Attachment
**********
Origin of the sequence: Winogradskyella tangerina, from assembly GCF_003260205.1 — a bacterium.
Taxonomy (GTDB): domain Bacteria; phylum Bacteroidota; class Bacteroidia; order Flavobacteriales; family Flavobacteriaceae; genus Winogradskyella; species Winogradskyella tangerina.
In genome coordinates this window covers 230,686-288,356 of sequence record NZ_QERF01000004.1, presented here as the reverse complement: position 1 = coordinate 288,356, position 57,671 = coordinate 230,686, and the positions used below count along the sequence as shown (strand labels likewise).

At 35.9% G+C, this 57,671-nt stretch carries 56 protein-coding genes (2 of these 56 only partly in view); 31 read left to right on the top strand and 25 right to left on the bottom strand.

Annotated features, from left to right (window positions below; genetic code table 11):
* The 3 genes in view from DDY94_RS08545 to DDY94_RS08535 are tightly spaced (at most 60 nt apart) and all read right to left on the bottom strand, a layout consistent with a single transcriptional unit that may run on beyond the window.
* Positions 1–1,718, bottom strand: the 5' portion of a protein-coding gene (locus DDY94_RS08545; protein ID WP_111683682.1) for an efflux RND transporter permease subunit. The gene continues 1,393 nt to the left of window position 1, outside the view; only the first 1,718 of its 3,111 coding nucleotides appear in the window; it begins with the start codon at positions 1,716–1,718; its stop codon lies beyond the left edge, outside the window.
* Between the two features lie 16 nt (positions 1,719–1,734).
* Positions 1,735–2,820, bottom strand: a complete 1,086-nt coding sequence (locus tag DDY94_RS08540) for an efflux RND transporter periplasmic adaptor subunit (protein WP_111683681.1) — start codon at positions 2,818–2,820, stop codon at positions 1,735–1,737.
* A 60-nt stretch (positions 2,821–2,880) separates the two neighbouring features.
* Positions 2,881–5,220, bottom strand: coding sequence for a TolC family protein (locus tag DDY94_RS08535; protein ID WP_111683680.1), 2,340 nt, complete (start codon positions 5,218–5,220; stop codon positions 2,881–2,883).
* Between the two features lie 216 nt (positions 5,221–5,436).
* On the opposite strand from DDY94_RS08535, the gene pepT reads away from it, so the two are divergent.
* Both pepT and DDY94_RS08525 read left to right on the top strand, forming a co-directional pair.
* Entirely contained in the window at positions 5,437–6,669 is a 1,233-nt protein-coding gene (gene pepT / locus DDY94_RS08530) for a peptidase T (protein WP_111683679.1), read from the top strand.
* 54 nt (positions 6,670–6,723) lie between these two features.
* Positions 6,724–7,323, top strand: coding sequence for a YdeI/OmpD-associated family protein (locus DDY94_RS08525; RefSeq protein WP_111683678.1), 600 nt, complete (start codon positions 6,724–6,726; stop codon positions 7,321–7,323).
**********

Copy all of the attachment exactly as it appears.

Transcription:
Origin of the sequence: Winogradskyella tangerina, from assembly GCF_003260205.1 — a bacterium.
Taxonomy (GTDB): domain Bacteria; phylum Bacteroidota; class Bacteroidia; order Flavobacteriales; family Flavobacteriaceae; genus Winogradskyella; species Winogradskyella tangerina.
In genome coordinates this window covers 230,686-288,356 of sequence record NZ_QERF01000004.1, presented here as the reverse complement: position 1 = coordinate 288,356, position 57,671 = coordinate 230,686, and the positions used below count along the sequence as shown (strand labels likewise).

At 35.9% G+C, this 57,671-nt stretch carries 56 protein-coding genes (2 of these 56 only partly in view); 31 read left to right on the top strand and 25 right to left on the bottom strand.

Annotated features, from left to right (window positions below; genetic code table 11):
* The 3 genes in view from DDY94_RS08545 to DDY94_RS08535 are tightly spaced (at most 60 nt apart) and all read right to left on the bottom strand, a layout consistent with a single transcriptional unit that may run on beyond the window.
* Positions 1–1,718, bottom strand: the 5' portion of a protein-coding gene (locus DDY94_RS08545; protein ID WP_111683682.1) for an efflux RND transporter permease subunit. The gene continues 1,393 nt to the left of window position 1, outside the view; only the first 1,718 of its 3,111 coding nucleotides appear in the window; it begins with the start codon at positions 1,716–1,718; its stop codon lies beyond the left edge, outside the window.
* Between the two features lie 16 nt (positions 1,719–1,734).
* Positions 1,735–2,820, bottom strand: a complete 1,086-nt coding sequence (locus tag DDY94_RS08540) for an efflux RND transporter periplasmic adaptor subunit (protein WP_111683681.1) — start codon at positions 2,818–2,820, stop codon at positions 1,735–1,737.
* A 60-nt stretch (positions 2,821–2,880) separates the two neighbouring features.
* Positions 2,881–5,220, bottom strand: coding sequence for a TolC family protein (locus tag DDY94_RS08535; protein ID WP_111683680.1), 2,340 nt, complete (start codon positions 5,218–5,220; stop codon positions 2,881–2,883).
* Between the two features lie 216 nt (positions 5,221–5,436).
* On the opposite strand from DDY94_RS08535, the gene pepT reads away from it, so the two are divergent.
* Both pepT and DDY94_RS08525 read left to right on the top strand, forming a co-directional pair.
* Entirely contained in the window at positions 5,437–6,669 is a 1,233-nt protein-coding gene (gene pepT / locus DDY94_RS08530) for a peptidase T (protein WP_111683679.1), read from the top strand.
* 54 nt (positions 6,670–6,723) lie between these two features.
* Positions 6,724–7,323, top strand: coding sequence for a YdeI/OmpD-associated family protein (locus DDY94_RS08525; RefSeq protein WP_111683678.1), 600 nt, complete (start codon positions 6,724–6,726; stop codon positions 7,321–7,323).